What are some of the symptoms and effects of caffeine use?
Caffeine is a psychoactive stimulant drug that, when taken in excessive amounts, can certainly cause difficulties for the individual using it. High levels of caffeine use lead to intoxication, sometimes known as caffeinism, which involves symptoms of restlessness, nervousness, insomnia, excitement, flushed face, gastrointestinal problems, and diuresis (excessive urination) in comparison to low doses. One of the most commonly affirmed symptoms of caffeine is the tendency to delay onset of sleep and the reduction of quality of sleep that comes following its use. Many individuals certainly report that, as they age, they are unable to continue to drink caffeinated beverages into the late afternoon or early evening because of the disruption in their sleep patterns that will result.
Typically, users report a feeling of mental alertness and lack of fatigue after ingesting caffeine. Most individuals will report that they feel they are able to work more effectively and for longer periods of time, for example, after their morning cup of coffee. However, research examining the behavioral performance of individuals taking caffeine is mixed with regard to human performance. Caffeine use seems to help when individuals are faced with mundane and boring tasks by keeping their attentiveness high and their response time fairly fast. However, for more complex tasks in which individuals need to make intricate discriminations or weigh the relative consequences of different choices, caffeine seems to have little positive, and can actually be disruptive to this mental process.
When individuals ingest large doses of caffeine, the individual will experience more prominent symptoms such as muscle twitching, cardiac arrhythmias, rambling thoughts or speech, and psychomotor agitation. While there have been some studies that suggest physical problems or disease can be associated with caffeine use, the vast majority of these studies suffered from significant methodological problems and the results, therefore, have been inconclusive.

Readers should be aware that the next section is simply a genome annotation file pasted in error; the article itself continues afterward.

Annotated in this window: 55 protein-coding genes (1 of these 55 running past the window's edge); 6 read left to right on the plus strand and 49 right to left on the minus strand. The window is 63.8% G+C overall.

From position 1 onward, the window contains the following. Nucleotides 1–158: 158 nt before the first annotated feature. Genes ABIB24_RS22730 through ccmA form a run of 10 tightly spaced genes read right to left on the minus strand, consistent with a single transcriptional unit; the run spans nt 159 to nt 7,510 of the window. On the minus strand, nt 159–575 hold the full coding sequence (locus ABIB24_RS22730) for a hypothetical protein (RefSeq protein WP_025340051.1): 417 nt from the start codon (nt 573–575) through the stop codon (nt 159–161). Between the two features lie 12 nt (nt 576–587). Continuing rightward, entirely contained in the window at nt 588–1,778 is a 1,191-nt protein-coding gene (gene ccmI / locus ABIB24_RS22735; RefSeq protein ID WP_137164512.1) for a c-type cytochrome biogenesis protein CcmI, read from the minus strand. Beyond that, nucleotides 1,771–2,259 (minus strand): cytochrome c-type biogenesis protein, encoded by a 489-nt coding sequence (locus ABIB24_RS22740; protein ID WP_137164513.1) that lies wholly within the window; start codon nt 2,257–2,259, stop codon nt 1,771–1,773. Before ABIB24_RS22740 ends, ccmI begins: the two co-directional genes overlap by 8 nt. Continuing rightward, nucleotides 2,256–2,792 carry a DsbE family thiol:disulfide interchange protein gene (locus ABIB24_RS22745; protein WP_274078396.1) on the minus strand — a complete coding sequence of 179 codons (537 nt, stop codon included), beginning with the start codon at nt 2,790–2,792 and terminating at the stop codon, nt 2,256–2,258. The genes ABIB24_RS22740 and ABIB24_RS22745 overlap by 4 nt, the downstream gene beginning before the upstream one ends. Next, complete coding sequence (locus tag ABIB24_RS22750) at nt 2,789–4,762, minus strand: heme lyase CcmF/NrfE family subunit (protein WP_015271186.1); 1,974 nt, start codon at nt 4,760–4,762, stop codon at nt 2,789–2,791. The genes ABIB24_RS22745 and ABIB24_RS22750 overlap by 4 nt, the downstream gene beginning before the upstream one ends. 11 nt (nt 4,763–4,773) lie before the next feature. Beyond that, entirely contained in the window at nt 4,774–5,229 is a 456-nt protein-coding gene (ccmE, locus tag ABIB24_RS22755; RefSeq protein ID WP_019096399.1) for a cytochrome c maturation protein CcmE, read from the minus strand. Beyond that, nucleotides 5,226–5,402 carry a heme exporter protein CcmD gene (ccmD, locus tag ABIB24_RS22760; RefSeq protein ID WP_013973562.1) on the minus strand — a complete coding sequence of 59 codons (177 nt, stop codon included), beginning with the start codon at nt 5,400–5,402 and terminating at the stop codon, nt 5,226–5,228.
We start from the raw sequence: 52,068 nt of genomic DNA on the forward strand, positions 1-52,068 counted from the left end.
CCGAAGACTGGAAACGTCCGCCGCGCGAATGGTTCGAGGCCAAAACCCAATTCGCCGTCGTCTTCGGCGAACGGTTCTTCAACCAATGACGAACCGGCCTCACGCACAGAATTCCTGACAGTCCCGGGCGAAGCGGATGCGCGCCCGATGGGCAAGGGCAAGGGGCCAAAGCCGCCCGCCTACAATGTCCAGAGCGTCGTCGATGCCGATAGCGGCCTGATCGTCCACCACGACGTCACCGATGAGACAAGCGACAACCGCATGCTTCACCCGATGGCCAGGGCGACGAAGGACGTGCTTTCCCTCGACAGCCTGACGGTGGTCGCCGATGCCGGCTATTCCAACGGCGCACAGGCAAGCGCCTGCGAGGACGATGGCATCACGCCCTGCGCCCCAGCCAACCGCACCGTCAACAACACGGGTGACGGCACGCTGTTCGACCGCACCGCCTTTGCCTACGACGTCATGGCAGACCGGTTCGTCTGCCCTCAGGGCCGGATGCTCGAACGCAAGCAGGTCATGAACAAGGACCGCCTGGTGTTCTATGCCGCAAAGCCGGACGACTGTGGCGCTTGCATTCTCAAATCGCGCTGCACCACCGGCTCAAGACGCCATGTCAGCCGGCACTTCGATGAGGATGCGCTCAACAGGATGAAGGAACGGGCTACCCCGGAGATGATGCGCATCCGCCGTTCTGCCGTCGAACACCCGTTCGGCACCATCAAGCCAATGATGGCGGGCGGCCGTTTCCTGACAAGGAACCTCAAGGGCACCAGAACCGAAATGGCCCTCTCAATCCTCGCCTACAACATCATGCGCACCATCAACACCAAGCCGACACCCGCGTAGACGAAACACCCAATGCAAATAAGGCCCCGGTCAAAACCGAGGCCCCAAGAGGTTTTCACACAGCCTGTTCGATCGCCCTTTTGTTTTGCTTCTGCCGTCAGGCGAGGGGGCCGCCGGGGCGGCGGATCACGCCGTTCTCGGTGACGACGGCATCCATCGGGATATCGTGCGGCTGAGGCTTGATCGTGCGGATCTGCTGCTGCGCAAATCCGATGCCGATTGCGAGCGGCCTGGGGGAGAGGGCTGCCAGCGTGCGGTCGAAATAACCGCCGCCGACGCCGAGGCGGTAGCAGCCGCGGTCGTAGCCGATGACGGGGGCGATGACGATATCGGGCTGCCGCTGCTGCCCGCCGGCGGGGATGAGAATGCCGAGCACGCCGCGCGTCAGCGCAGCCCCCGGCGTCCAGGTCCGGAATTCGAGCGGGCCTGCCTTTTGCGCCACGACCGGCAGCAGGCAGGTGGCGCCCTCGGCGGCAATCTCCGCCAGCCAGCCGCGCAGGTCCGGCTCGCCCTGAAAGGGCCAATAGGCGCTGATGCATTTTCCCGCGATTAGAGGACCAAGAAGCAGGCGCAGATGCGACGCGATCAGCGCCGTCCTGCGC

Research has demonstrated that there is physiological evidence of tolerance and withdrawal as well as psychological cravings associated with chronic caffeine use. There is certainly concern about the rapid increase in the last decade of children who are consuming larger doses of caffeine than we have previously seen. It will take some time for research to bear out whether or not deleterious effects are associated with excessive caffeine consumption in children whose brains are still developing. Certainly, the excessive amount of sugar that is often paired with caffeinated drinks also raises concern with regards to childhood obesity. In addition, the symptoms of nervousness and anxiety that are often reported with higher-level doses of caffeine have yet to be fully understood with regards to childhood consumption.
Enhancers and Depressants
There are three disparate groups of widely used drugs in our society: performance-enhancing drugs, depressants, and inhalants.
How did the use and development of performance-enhancing drugs evolve over time and societies? Start by checking out this entertaining and informative nine-minute overview video from SciShow.com: